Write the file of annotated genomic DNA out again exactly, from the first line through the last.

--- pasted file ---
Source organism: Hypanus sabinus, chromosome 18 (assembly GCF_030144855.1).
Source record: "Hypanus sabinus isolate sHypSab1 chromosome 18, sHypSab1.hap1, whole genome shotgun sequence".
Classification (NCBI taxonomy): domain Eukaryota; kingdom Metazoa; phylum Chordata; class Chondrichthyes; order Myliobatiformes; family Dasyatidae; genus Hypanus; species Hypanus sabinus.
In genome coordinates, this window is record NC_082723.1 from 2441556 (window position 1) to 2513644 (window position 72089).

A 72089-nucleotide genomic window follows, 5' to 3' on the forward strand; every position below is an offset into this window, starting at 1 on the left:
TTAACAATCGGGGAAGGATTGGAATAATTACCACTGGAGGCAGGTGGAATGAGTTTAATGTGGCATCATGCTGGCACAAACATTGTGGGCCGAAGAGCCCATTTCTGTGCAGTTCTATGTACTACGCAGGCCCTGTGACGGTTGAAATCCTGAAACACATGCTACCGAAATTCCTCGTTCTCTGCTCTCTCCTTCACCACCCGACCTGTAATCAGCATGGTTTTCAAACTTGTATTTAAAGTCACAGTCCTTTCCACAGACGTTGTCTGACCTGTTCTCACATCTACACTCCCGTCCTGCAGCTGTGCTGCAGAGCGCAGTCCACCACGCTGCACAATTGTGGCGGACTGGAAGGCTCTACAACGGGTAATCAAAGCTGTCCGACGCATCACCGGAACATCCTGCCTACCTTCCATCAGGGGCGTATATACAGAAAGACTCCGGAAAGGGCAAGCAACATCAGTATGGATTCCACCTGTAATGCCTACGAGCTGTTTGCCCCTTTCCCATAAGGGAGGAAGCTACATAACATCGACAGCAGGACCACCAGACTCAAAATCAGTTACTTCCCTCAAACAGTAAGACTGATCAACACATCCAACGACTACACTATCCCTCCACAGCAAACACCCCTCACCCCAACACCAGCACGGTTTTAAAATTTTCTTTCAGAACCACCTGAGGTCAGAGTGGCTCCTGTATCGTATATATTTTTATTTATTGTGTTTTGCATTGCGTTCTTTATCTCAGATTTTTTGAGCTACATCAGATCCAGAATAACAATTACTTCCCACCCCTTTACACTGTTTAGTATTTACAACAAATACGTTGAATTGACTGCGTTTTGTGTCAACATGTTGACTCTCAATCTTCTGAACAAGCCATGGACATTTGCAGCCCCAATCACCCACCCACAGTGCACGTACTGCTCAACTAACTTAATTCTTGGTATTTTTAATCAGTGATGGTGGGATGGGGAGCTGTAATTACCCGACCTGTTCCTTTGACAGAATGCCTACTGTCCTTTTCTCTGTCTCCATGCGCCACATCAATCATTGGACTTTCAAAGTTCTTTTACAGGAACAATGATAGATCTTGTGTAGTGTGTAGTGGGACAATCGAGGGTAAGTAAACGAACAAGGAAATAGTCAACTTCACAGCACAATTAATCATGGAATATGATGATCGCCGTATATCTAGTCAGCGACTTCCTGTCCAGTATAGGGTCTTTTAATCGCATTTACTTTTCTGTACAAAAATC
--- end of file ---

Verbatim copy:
Source organism: Hypanus sabinus, chromosome 18 (assembly GCF_030144855.1).
Source record: "Hypanus sabinus isolate sHypSab1 chromosome 18, sHypSab1.hap1, whole genome shotgun sequence".
Classification (NCBI taxonomy): domain Eukaryota; kingdom Metazoa; phylum Chordata; class Chondrichthyes; order Myliobatiformes; family Dasyatidae; genus Hypanus; species Hypanus sabinus.
In genome coordinates, this window is record NC_082723.1 from 2441556 (window position 1) to 2513644 (window position 72089).

A 72089-nucleotide genomic window follows, 5' to 3' on the forward strand; every position below is an offset into this window, starting at 1 on the left:
TTAACAATCGGGGAAGGATTGGAATAATTACCACTGGAGGCAGGTGGAATGAGTTTAATGTGGCATCATGCTGGCACAAACATTGTGGGCCGAAGAGCCCATTTCTGTGCAGTTCTATGTACTACGCAGGCCCTGTGACGGTTGAAATCCTGAAACACATGCTACCGAAATTCCTCGTTCTCTGCTCTCTCCTTCACCACCCGACCTGTAATCAGCATGGTTTTCAAACTTGTATTTAAAGTCACAGTCCTTTCCACAGACGTTGTCTGACCTGTTCTCACATCTACACTCCCGTCCTGCAGCTGTGCTGCAGAGCGCAGTCCACCACGCTGCACAATTGTGGCGGACTGGAAGGCTCTACAACGGGTAATCAAAGCTGTCCGACGCATCACCGGAACATCCTGCCTACCTTCCATCAGGGGCGTATATACAGAAAGACTCCGGAAAGGGCAAGCAACATCAGTATGGATTCCACCTGTAATGCCTACGAGCTGTTTGCCCCTTTCCCATAAGGGAGGAAGCTACATAACATCGACAGCAGGACCACCAGACTCAAAATCAGTTACTTCCCTCAAACAGTAAGACTGATCAACACATCCAACGACTACACTATCCCTCCACAGCAAACACCCCTCACCCCAACACCAGCACGGTTTTAAAATTTTCTTTCAGAACCACCTGAGGTCAGAGTGGCTCCTGTATCGTATATATTTTTATTTATTGTGTTTTGCATTGCGTTCTTTATCTCAGATTTTTTGAGCTACATCAGATCCAGAATAACAATTACTTCCCACCCCTTTACACTGTTTAGTATTTACAACAAATACGTTGAATTGACTGCGTTTTGTGTCAACATGTTGACTCTCAATCTTCTGAACAAGCCATGGACATTTGCAGCCCCAATCACCCACCCACAGTGCACGTACTGCTCAACTAACTTAATTCTTGGTATTTTTAATCAGTGATGGTGGGATGGGGAGCTGTAATTACCCGACCTGTTCCTTTGACAGAATGCCTACTGTCCTTTTCTCTGTCTCCATGCGCCACATCAATCATTGGACTTTCAAAGTTCTTTTACAGGAACAATGATAGATCTTGTGTAGTGTGTAGTGGGACAATCGAGGGTAAGTAAACGAACAAGGAAATAGTCAACTTCACAGCACAATTAATCATGGAATATGATGATCGCCGTATATCTAGTCAGCGACTTCCTGTCCAGTATAGGGTCTTTTAATCGCATTTACTTTTCTGTACAAAAATC